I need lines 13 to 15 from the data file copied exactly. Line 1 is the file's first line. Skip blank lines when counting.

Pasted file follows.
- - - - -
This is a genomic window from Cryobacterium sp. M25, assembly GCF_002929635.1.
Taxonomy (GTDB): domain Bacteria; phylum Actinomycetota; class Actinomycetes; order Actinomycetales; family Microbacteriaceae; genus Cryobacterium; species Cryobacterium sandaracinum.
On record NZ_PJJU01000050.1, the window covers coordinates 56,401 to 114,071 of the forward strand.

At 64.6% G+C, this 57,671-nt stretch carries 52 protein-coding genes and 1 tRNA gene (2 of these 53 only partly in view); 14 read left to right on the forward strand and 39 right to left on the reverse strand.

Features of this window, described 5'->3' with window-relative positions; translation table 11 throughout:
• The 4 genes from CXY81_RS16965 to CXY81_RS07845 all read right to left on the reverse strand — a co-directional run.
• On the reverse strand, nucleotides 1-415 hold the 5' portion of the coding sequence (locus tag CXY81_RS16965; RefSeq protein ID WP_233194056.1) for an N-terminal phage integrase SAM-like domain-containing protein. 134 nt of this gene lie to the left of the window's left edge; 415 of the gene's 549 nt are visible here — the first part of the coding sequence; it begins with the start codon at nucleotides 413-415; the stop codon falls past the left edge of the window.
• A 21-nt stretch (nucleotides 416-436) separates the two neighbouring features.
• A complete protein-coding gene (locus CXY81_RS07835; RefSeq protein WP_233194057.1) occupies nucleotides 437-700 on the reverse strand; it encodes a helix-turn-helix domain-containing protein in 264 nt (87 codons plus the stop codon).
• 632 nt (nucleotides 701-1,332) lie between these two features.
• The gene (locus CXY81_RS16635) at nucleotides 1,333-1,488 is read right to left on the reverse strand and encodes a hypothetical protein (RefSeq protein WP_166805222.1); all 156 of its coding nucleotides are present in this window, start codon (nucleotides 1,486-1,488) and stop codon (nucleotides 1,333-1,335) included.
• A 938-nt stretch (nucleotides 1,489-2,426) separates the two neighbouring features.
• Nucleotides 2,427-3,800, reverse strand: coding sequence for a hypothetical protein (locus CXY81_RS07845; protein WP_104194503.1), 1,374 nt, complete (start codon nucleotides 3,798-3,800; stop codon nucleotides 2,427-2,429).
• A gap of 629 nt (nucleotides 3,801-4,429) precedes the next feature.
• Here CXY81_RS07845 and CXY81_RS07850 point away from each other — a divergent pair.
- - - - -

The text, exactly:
• Nucleotides 2,427-3,800, reverse strand: coding sequence for a hypothetical protein (locus CXY81_RS07845; protein WP_104194503.1), 1,374 nt, complete (start codon nucleotides 3,798-3,800; stop codon nucleotides 2,427-2,429).
• A gap of 629 nt (nucleotides 3,801-4,429) precedes the next feature.
• Here CXY81_RS07845 and CXY81_RS07850 point away from each other — a divergent pair.